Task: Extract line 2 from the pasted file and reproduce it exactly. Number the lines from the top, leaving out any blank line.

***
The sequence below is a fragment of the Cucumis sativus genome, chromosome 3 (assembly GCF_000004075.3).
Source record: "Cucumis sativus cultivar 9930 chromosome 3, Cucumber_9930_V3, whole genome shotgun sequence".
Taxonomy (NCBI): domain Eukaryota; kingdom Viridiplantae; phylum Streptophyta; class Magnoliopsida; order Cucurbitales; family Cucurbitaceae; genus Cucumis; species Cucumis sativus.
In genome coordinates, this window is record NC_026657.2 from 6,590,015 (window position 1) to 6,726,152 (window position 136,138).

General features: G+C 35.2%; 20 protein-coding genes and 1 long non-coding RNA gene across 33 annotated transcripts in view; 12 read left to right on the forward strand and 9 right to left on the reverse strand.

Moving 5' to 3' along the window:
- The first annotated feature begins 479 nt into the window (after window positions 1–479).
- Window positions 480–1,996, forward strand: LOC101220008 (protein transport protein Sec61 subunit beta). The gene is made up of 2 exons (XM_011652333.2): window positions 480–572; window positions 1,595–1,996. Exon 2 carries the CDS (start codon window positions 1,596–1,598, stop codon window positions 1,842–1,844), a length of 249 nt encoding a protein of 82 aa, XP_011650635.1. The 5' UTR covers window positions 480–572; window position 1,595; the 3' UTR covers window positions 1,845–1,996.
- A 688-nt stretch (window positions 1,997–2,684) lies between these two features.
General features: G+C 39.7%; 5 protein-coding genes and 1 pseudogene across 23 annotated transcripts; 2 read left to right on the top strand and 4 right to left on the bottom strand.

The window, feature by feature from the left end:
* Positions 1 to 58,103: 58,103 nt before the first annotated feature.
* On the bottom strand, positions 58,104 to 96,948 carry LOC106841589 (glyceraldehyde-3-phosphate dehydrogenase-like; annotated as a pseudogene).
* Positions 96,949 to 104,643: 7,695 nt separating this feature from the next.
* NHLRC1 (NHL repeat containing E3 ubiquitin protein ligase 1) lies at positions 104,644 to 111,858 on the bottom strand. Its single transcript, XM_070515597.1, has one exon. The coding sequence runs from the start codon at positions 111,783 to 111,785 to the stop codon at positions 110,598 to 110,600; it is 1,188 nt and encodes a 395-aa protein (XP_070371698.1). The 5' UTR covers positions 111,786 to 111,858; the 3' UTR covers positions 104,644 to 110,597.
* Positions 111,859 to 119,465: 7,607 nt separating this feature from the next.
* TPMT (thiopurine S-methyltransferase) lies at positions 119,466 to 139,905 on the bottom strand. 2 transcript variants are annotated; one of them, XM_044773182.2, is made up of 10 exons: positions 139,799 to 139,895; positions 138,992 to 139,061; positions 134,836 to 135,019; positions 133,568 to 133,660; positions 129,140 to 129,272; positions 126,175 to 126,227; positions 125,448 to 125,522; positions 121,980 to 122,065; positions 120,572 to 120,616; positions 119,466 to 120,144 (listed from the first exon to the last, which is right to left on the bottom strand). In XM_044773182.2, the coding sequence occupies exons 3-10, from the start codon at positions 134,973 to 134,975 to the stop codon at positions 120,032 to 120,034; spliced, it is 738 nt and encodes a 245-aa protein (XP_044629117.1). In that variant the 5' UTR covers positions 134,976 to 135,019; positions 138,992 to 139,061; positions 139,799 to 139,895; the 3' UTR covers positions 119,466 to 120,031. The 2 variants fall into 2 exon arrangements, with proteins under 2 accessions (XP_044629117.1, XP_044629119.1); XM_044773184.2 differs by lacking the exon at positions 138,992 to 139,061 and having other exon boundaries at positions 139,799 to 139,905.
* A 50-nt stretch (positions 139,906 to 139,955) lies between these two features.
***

Source record: "Cucumis sativus cultivar 9930 chromosome 3, Cucumber_9930_V3, whole genome shotgun sequence".